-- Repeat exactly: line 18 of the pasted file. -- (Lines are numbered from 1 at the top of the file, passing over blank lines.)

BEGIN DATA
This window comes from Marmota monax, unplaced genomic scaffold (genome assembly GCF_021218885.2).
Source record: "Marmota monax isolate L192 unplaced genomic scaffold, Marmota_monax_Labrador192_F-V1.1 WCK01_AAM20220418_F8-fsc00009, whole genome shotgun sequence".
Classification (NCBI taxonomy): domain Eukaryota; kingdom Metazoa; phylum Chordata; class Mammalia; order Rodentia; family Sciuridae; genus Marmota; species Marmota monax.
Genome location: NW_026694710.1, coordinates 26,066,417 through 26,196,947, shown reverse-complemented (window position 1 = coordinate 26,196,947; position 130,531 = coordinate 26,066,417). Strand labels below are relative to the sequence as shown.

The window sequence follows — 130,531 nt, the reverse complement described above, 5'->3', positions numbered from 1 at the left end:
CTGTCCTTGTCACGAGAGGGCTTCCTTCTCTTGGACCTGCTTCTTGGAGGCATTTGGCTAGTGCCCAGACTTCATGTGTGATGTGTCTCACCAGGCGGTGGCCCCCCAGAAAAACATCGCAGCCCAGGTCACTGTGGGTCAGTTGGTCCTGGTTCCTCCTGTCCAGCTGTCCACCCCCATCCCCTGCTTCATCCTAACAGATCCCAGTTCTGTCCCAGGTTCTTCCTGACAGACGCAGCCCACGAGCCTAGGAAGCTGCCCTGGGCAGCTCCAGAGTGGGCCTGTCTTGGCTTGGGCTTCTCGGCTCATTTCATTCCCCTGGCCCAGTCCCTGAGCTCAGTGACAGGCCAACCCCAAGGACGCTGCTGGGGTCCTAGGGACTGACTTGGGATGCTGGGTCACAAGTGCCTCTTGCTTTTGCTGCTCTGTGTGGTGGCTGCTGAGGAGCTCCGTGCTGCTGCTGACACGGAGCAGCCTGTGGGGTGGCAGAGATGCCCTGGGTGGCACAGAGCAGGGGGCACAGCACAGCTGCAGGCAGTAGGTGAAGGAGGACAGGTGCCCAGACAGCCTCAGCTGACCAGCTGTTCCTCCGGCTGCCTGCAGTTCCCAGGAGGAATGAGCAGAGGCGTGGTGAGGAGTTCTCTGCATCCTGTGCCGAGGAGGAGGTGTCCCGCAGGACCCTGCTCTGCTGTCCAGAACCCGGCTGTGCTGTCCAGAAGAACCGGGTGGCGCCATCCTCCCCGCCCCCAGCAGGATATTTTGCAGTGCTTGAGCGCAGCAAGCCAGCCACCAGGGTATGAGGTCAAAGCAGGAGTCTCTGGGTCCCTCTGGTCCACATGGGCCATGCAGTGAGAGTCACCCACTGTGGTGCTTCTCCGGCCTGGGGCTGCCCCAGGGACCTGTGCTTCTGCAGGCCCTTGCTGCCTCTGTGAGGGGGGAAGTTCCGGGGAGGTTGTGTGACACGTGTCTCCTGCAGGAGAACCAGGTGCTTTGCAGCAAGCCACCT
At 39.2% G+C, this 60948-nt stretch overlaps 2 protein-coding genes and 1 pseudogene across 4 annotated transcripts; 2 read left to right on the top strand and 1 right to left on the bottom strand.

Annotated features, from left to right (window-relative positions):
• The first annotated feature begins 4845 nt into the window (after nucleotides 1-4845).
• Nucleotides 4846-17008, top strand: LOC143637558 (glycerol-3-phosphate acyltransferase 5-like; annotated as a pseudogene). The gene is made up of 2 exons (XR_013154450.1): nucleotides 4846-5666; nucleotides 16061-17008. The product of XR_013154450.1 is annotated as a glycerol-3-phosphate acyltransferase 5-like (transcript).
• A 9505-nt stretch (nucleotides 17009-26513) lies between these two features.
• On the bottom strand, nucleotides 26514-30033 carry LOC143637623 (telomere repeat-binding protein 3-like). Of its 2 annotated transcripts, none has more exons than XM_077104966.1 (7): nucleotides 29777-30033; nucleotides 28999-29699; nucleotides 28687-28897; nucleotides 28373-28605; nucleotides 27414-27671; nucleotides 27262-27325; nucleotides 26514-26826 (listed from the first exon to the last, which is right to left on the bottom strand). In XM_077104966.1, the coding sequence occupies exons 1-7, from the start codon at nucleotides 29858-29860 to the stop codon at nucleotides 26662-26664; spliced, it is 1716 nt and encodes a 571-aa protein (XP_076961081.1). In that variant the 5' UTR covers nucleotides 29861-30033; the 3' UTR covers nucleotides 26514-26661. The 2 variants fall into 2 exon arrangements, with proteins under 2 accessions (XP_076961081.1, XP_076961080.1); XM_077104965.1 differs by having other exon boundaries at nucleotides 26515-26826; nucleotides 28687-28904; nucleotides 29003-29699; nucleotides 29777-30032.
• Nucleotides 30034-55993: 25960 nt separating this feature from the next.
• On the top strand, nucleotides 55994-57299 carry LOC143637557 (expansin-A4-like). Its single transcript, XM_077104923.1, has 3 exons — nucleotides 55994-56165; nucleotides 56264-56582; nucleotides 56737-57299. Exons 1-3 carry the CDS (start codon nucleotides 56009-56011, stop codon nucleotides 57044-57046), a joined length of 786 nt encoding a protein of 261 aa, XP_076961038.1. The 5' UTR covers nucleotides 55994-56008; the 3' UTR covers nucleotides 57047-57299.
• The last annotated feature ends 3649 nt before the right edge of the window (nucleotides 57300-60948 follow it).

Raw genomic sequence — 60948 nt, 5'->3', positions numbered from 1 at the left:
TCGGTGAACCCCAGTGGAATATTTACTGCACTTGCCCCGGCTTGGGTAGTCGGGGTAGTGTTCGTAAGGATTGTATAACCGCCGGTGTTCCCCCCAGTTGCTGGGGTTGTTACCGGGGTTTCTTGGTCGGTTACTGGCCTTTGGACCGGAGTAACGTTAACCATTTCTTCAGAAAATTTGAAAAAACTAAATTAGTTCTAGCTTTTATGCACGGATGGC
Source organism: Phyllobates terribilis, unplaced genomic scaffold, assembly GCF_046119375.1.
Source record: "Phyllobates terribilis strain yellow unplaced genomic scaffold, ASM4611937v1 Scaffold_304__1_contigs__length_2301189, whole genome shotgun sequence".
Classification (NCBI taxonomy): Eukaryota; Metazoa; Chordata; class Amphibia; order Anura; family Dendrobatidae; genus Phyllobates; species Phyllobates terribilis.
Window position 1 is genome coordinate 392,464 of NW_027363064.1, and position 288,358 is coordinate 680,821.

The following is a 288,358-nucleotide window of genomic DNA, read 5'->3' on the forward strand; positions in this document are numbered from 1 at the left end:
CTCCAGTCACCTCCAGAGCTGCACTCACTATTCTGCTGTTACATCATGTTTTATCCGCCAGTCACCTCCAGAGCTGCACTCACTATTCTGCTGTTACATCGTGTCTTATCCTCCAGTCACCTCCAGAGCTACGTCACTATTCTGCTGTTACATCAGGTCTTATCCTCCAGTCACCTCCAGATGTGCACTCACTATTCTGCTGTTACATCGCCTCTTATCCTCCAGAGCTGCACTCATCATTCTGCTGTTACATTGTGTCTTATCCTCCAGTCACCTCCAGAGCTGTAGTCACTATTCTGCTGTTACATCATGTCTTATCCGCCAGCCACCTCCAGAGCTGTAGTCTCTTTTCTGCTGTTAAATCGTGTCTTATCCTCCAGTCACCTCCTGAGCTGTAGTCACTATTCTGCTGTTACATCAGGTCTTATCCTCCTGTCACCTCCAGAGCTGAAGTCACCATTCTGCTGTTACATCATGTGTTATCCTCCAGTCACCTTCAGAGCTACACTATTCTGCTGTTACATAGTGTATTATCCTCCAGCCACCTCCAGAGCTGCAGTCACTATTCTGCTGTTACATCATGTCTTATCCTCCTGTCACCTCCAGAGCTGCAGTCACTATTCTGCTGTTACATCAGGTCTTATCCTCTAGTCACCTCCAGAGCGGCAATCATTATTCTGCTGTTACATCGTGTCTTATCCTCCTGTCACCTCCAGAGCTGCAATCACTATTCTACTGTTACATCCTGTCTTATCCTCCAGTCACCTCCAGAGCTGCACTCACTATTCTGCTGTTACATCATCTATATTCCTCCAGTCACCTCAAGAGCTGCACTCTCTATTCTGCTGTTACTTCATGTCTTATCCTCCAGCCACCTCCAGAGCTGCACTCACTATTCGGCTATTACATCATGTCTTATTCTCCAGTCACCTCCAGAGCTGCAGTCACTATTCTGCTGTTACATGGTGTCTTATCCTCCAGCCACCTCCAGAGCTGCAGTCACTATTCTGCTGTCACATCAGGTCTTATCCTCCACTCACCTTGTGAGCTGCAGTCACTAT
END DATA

Source organism: Phyllobates terribilis, unplaced genomic scaffold, assembly GCF_046119375.1.